Bobcat Caches & Revisits White-tailed Deer Carcass
Rabbits and hares comprise much of a Bobcat’s diet, but when prey is scarce or hard to capture, adult male and large adult female Bobcats will attack bedded, weak or injured White-tailed Deer. Bobcats often cache prey such as a deer that is too large to eat in one feeding. They scrape up leaves, bark, twigs, soil, snow — whatever is available — and cover their prey, returning soon to eat it. When feeding on a deer, Bobcats bite away the hair to avoid eating it, and this discarded hair is frequently mixed with the debris that the cat drags over the kill to cover it.This photograph was taken 24 hours after the deer was cached, and the site has been visited by several predators. A characteristic sign of Bobcat feeding is the amount of hair strewn around the carcass and the lack of broken long bones (see inset). (Bobcats don’t have the strength to break large bones with their teeth.)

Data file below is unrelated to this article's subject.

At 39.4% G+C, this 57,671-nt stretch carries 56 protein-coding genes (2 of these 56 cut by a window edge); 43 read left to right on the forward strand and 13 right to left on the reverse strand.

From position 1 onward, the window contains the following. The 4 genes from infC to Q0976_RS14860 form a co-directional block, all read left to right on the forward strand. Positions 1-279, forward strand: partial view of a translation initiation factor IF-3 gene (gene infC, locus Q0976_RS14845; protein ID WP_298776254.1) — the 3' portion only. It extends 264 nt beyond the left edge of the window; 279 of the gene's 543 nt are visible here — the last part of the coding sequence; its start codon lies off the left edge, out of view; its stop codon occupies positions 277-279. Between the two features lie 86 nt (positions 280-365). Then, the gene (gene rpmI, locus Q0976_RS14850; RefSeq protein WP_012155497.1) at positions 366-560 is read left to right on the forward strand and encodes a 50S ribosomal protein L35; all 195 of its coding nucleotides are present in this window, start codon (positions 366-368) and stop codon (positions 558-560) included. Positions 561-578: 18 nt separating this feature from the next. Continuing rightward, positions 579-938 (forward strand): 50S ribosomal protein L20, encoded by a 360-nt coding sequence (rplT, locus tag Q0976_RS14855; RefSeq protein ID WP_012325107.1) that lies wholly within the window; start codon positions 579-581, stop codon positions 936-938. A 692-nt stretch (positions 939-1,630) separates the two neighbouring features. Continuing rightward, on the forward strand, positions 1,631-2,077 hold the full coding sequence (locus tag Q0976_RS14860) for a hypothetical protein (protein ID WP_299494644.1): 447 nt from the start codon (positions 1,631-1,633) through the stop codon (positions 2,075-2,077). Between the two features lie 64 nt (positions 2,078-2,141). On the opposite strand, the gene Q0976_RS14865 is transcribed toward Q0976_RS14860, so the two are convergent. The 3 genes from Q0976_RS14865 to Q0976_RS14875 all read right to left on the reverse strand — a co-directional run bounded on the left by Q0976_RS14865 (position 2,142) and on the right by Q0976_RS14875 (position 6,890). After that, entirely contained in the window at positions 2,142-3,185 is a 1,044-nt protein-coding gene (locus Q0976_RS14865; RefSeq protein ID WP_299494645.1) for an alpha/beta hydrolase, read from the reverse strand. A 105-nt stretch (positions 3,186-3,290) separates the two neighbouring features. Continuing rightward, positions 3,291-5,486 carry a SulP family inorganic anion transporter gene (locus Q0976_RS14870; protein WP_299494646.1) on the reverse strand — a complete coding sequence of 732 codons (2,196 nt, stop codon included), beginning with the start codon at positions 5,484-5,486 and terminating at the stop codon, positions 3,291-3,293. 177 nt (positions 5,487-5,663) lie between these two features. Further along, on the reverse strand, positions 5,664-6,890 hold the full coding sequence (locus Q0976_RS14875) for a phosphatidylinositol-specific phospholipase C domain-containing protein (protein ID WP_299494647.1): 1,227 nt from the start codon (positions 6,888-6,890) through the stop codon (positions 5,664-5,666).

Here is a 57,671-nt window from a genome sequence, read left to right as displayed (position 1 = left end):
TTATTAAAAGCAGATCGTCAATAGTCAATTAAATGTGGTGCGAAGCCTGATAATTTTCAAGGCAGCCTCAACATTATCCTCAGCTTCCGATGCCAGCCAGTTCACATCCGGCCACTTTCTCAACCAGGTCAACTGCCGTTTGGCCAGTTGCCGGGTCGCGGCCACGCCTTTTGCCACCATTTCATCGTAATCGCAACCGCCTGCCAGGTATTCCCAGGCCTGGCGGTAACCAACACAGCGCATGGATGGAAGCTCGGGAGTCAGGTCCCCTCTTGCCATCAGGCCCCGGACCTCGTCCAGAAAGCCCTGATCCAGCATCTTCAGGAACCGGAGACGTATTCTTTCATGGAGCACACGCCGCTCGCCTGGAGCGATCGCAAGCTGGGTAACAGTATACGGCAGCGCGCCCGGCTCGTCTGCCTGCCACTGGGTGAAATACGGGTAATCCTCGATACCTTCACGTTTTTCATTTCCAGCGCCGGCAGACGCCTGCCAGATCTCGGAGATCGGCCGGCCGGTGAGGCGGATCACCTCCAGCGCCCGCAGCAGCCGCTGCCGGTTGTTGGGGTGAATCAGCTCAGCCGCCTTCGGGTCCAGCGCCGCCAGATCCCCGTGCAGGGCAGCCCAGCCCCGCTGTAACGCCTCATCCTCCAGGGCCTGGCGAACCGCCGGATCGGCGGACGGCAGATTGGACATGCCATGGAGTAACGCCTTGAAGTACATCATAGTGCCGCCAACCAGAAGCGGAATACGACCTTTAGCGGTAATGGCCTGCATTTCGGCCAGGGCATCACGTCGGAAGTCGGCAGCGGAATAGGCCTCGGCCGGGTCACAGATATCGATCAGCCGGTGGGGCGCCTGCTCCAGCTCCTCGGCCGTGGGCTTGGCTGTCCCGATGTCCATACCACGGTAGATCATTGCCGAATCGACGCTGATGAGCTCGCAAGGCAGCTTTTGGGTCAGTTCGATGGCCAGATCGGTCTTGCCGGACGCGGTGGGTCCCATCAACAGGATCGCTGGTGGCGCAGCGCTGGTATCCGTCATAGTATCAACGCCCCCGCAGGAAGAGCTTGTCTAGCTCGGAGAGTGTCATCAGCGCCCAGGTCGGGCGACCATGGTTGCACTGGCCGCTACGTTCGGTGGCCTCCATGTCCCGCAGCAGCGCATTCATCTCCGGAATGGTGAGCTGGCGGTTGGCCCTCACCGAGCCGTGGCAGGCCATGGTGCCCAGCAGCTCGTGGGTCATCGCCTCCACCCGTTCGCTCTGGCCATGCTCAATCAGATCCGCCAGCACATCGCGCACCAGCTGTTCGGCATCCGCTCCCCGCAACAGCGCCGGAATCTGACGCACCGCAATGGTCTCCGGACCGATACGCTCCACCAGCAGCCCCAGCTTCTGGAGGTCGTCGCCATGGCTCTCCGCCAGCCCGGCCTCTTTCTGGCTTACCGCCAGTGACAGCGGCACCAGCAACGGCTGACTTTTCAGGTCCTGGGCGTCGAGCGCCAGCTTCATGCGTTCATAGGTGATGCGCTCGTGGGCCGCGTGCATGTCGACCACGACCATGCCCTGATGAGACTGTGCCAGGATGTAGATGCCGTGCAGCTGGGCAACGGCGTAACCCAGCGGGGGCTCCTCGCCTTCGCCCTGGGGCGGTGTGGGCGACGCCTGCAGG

(Cache discovered by Lynn & Otto Wurzburg, who observed the Bobcat leaving after caching the deer)
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